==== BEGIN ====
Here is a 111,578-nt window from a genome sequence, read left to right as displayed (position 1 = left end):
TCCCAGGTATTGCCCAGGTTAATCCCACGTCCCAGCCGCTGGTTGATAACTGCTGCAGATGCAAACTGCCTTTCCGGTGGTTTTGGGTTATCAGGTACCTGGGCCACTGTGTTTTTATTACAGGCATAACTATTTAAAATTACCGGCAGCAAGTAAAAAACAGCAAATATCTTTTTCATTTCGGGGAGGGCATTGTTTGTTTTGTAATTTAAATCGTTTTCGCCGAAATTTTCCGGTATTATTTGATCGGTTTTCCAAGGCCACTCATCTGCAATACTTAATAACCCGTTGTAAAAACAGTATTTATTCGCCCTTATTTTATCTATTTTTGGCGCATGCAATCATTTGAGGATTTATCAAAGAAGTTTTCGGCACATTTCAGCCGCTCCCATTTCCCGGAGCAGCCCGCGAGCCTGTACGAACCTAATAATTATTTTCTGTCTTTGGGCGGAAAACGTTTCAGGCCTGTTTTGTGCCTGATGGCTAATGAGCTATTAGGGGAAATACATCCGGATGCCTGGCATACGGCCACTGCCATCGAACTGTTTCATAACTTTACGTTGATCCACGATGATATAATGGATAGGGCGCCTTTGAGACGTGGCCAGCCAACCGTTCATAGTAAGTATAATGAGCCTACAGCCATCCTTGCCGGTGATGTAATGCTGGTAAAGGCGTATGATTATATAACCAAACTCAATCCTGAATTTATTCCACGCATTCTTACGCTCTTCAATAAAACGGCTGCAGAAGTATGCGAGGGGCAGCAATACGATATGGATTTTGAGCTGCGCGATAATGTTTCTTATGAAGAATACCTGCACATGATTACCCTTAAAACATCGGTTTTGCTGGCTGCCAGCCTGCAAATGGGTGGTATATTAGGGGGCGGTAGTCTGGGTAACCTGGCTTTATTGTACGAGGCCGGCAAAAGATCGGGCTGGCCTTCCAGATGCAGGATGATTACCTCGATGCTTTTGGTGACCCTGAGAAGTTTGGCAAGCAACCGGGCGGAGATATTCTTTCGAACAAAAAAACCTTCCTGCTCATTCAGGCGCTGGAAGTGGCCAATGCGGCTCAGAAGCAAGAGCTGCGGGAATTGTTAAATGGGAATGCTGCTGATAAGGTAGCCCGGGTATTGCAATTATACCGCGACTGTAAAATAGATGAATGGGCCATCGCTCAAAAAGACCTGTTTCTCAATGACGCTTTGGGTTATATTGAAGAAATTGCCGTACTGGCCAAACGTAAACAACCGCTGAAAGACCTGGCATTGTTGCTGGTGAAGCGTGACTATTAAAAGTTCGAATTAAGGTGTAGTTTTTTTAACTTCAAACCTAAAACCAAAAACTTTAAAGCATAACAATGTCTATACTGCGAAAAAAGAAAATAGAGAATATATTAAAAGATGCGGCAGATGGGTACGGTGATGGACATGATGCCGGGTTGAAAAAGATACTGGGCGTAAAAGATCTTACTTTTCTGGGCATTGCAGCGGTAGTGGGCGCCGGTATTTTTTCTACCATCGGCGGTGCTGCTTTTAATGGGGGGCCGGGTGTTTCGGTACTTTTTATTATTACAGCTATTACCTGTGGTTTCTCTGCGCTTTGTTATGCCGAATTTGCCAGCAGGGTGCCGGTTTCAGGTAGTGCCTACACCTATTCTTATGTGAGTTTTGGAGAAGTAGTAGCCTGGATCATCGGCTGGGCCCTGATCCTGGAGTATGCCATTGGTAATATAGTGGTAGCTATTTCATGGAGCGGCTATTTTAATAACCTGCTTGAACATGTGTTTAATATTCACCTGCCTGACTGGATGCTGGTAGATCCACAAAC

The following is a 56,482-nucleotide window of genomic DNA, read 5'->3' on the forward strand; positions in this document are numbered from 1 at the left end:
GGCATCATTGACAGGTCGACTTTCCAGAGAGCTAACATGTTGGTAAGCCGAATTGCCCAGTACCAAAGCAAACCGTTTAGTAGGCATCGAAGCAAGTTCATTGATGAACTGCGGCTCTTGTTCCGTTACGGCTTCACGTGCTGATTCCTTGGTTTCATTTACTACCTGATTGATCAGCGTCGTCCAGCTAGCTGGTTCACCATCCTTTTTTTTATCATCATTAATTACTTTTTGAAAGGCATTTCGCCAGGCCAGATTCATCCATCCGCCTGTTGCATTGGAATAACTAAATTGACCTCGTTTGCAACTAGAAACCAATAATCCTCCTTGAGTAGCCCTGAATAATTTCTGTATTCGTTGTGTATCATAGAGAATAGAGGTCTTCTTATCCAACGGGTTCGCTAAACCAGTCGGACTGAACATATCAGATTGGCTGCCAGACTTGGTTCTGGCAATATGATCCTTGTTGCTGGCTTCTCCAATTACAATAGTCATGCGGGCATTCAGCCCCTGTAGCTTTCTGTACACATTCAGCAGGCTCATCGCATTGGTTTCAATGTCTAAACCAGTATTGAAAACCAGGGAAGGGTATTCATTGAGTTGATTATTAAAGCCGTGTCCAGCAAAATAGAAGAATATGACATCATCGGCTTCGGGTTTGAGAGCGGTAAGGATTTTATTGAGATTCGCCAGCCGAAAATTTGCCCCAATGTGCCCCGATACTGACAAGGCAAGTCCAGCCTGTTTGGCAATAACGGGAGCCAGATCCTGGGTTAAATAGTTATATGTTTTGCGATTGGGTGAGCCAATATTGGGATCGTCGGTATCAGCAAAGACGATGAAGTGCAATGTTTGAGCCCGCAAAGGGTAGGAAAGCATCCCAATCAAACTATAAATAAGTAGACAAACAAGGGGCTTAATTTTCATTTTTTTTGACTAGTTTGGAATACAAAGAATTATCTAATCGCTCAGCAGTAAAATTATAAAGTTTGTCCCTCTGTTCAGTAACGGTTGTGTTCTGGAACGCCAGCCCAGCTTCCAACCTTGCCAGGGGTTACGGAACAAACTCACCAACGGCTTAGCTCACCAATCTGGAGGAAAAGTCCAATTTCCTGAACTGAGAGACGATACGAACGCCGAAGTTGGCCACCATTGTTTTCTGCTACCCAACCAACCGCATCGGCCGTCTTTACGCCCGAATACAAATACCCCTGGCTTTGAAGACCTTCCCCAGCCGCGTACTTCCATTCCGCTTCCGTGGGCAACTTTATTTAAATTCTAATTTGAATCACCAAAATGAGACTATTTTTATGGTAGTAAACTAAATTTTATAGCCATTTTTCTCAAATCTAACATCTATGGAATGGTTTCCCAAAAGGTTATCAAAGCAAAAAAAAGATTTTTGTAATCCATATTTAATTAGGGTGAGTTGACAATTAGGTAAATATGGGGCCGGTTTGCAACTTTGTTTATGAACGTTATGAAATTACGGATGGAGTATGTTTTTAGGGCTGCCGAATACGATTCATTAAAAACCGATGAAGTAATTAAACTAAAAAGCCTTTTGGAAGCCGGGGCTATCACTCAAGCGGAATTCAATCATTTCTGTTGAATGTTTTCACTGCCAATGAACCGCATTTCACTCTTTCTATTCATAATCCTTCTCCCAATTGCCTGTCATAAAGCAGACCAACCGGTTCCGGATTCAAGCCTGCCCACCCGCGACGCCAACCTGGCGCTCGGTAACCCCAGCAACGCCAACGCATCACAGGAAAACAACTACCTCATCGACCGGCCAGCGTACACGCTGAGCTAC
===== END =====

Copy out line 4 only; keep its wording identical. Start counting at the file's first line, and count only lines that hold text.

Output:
GGCATCATTGACAGGTCGACTTTCCAGAGAGCTAACATGTTGGTAAGCCGAATTGCCCAGTACCAAAGCAAACCGTTTAGTAGGCATCGAAGCAAGTTCATTGATGAACTGCGGCTCTTGTTCCGTTACGGCTTCACGTGCTGATTCCTTGGTTTCATTTACTACCTGATTGATCAGCGTCGTCCAGCTAGCTGGTTCACCATCCTTTTTTTTATCATCATTAATTACTTTTTGAAAGGCATTTCGCCAGGCCAGATTCATCCATCCGCCTGTTGCATTGGAATAACTAAATTGACCTCGTTTGCAACTAGAAACCAATAATCCTCCTTGAGTAGCCCTGAATAATTTCTGTATTCGTTGTGTATCATAGAGAATAGAGGTCTTCTTATCCAACGGGTTCGCTAAACCAGTCGGACTGAACATATCAGATTGGCTGCCAGACTTGGTTCTGGCAATATGATCCTTGTTGCTGGCTTCTCCAATTACAATAGTCATGCGGGCATTCAGCCCCTGTAGCTTTCTGTACACATTCAGCAGGCTCATCGCATTGGTTTCAATGTCTAAACCAGTATTGAAAACCAGGGAAGGGTATTCATTGAGTTGATTATTAAAGCCGTGTCCAGCAAAATAGAAGAATATGACATCATCGGCTTCGGGTTTGAGAGCGGTAAGGATTTTATTGAGATTCGCCAGCCGAAAATTTGCCCCAATGTGCCCCGATACTGACAAGGCAAGTCCAGCCTGTTTGGCAATAACGGGAGCCAGATCCTGGGTTAAATAGTTATATGTTTTGCGATTGGGTGAGCCAATATTGGGATCGTCGGTATCAGCAAAGACGATGAAGTGCAATGTTTGAGCCCGCAAAGGGTAGGAAAGCATCCCAATCAAACTATAAATAAGTAGACAAACAAGGGGCTTAATTTTCATTTTTTTTGACTAGTTTGGAATACAAAGAATTATCTAATCGCTCAGCAGTAAAATTATAAAGTTTGTCCCTCTGTTCAGTAACGGTTGTGTTCTGGAACGCCAGCCCAGCTTCCAACCTTGCCAGGGGTTACGGAACAAACTCACCAACGGCTTAGCTCACCAATCTGGAGGAAAAGTCCAATTTCCTGAACTGAGAGACGATACGAACGCCGAAGTTGGCCACCATTGTTTTCTGCTACCCAACCAACCGCATCGGCCGTCTTTACGCCCGAATACAAATACCCCTGGCTTTGAAGACCTTCCCCAGCCGCGTACTTCCATTCCGCTTCCGTGGGCAACTTTATTTAAATTCTAATTTGAATCACCAAAATGAGACTATTTTTATGGTAGTAAACTAAATTTTATAGCCATTTTTCTCAAATCTAACATCTATGGAATGGTTTCCCAAAAGGTTATCAAAGCAAAAAAAAGATTTTTGTAATCCATATTTAATTAGGGTGAGTTGACAATTAGGTAAATATGGGGCCGGTTTGCAACTTTGTTTATGAACGTTATGAAATTACGGATGGAGTATGTTTTTAGGGCTGCCGAATACGATTCATTAAAAACCGATGAAGTAATTAAACTAAAAAGCCTTTTGGAAGCCGGGGCTATCACTCAAGCGGAATTCAATCATTTCTGTTGAATGTTTTCACTGCCAATGAACCGCATTTCACTCTTTCTATTCATAATCCTTCTCCCAATTGCCTGTCATAAAGCAGACCAACCGGTTCCGGATTCAAGCCTGCCCACCCGCGACGCCAACCTGGCGCTCGGTAACCCCAGCAACGCCAACGCATCACAGGAAAACAACTACCTCATCGACCGGCCAGCGTACACGCTGAGCTAC